The subscale Daily life consequences showed an interaction effect of time with treatment (F = 8.15; p < .0001; Fig. 2b). Simple effects for time were shown in both treatment groups (i.e., nonoperatively treated F = 31.74; p < .0001 and surgically treated F = 29.39; p < .0001). In nonoperatively treated patients, the Daily life consequences scores significantly deteriorated from Time-0retrospective to Time-1 (p < .0001). Six months post-fracture, patients had fully recovered (Time-0retrospective and Time-2; p = 1.00) compared to their pre-injury scores by a significant improvement on the subscale Daily life consequences from Time-1 to Time-2 (p < .0001). A different pattern was detected for surgically treated patients. Although also a significant deterioration from Time-0retrospective to Time-1 (p < .0001) was established and a significant improvement from Time-1 to Time-2 (p = .001), patients did not return to their pre-injury Daily life functioning (Time-0retrospective and Time-2; p = .002). In Table 3, also the effect sizes (Cohen’s d) for the SMFA are shown with a large effect size for Lower extremity dysfunction comparing Time-0retrospective and Time-1. However, comparing Time-0retrospective and Time-2, effect sizes were below .20 on this subscale. Surgically treated patients showed moderate-to-large effect sizes on Daily life consequences.

Discussion

The primary aim of this study was to describe the course of HS, HRQOL, and QOL of the whole range of patients with LEF with no restrictions applied during the inclusion of patients regarding age, patients admitted to the hospital, treatment type, or certain LEF fracture types found in prior research [2, 1921]. We applied a generic QOL instrument (i.e., WHOQOL-Bref) and used a disease-specific instrument measuring HS and HRQOL (i.e., SMFA). Prior research on LEF applied only HS instruments [2, 7, 8, 1821].
In summary, the WHOQOL-Bref domains showed an interaction effect of time with treatment or a main effect of time, except for Social relationships. Having a LEF had the greatest adverse impact on Physical health (i.e., compared to the other WHOQOL-Bref domains) with effect sizes (i.e., Cohen’s d) ranging from −0.38 to −2.12 up to 6 months after fracture. Prior research on patients that were diagnosed with a fracture (i.e., 54 % LEF) indicated that physical HS was significantly lower at a mean of 6 months post-fracture compared to US norms [18]. We found that patients did not fully recover on Physical health 6 months post-fracture, both in the surgical and nonoperative groups. On the SMFA subscale Daily life consequences, the surgically treated patients (i.e., higher injury severity) showed no full recovery 6 months post-fracture, whereas nonoperatively treated patients (i.e., lower injury severity) returned to their pre-injury levels.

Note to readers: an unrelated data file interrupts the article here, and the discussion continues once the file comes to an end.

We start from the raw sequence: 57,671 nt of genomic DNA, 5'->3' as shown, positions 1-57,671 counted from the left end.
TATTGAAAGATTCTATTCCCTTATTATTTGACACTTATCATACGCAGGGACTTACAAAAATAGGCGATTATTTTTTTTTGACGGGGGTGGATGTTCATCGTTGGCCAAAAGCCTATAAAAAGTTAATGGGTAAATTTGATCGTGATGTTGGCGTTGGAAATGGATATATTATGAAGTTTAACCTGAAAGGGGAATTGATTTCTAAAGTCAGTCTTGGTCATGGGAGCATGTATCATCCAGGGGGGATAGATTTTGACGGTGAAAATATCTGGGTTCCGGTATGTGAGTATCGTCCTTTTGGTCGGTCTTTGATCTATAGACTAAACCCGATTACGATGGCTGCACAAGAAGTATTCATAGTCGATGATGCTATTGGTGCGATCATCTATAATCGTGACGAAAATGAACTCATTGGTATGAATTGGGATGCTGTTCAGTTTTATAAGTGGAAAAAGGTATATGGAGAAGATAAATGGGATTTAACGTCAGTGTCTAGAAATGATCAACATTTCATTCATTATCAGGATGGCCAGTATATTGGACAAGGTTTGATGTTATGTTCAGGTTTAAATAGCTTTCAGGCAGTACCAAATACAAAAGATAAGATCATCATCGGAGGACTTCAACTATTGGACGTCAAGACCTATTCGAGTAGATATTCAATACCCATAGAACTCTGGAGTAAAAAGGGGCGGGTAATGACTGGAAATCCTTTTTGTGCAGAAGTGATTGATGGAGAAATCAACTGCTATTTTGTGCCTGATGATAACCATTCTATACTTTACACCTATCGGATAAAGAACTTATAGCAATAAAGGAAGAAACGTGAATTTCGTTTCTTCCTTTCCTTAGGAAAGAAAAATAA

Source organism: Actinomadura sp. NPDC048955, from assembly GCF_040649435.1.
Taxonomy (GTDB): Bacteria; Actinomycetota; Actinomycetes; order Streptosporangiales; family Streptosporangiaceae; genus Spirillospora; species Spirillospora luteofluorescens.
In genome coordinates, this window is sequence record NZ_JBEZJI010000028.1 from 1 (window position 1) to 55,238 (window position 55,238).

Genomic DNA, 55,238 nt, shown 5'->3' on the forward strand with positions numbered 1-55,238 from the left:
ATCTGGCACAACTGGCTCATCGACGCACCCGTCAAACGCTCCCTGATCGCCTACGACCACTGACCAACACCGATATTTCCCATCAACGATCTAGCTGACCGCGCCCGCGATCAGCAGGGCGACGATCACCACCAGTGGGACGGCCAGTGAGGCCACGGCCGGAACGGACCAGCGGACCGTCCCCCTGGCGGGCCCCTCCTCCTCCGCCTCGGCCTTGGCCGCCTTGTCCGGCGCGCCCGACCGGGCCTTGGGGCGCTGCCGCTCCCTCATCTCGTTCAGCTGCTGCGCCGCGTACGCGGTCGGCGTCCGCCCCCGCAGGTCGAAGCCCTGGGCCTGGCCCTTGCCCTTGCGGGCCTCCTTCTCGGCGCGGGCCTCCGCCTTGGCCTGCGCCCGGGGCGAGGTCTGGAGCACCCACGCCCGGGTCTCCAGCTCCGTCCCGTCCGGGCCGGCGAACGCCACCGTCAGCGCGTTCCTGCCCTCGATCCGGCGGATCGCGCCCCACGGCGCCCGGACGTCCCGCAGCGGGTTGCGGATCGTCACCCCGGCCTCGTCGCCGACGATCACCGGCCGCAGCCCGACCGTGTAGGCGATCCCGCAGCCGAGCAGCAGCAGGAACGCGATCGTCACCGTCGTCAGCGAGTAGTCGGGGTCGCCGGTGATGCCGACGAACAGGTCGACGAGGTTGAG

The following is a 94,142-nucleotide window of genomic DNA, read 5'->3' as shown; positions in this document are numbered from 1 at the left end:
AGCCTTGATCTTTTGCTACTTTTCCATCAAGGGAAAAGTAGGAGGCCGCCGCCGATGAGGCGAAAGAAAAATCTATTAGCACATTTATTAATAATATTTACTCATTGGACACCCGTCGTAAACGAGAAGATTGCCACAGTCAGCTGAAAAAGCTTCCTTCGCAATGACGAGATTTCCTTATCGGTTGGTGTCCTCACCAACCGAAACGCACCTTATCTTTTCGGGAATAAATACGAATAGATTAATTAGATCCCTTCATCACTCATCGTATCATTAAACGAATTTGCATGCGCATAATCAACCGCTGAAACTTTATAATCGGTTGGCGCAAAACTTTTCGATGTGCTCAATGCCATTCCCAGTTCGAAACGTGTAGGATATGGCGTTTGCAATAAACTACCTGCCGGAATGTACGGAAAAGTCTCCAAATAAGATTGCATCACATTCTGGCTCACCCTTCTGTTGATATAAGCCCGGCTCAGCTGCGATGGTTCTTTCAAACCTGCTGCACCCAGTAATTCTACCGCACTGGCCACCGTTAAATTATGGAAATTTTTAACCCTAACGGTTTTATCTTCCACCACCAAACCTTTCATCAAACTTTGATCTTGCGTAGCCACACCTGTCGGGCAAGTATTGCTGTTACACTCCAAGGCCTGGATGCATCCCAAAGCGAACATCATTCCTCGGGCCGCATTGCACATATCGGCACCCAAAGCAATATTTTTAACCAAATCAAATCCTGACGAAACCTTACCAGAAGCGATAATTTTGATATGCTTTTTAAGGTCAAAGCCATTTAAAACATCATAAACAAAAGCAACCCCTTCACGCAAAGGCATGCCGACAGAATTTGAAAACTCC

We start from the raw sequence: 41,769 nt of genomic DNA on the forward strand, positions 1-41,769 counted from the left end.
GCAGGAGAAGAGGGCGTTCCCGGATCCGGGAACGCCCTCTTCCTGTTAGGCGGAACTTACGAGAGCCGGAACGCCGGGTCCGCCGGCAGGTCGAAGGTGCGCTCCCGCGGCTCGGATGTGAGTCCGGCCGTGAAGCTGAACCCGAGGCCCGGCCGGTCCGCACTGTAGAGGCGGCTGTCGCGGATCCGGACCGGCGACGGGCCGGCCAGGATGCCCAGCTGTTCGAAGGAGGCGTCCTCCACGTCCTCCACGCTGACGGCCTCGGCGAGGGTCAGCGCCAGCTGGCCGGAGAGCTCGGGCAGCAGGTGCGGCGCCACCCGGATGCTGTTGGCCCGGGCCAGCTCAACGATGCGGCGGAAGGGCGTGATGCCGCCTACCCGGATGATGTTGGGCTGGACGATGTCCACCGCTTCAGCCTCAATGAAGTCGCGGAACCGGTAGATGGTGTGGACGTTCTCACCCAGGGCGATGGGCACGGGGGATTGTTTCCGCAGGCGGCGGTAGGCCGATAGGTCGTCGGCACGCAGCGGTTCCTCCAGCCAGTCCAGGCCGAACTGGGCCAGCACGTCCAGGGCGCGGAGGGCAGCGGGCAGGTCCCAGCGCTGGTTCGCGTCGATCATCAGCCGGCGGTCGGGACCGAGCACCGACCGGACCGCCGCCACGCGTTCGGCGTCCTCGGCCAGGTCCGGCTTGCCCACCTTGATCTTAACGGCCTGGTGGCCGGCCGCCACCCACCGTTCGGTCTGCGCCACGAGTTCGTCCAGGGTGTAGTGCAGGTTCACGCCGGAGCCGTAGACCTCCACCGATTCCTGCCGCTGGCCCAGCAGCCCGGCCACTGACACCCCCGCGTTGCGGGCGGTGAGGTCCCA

For the whole group of patients, scores on Psychological health of the WHOQOL-Bref significantly deteriorated from pre-injury to 1 week post-fracture and patients had not recovered yet 6 months after their injury. Bhandari et al. [18] reported mental HS scores similar to US norms 6 months post-fracture. However, HS is a self-reported assessment of functioning without the subjective evaluation incorporated by QOL, thereby being different concepts and not directly comparable [912].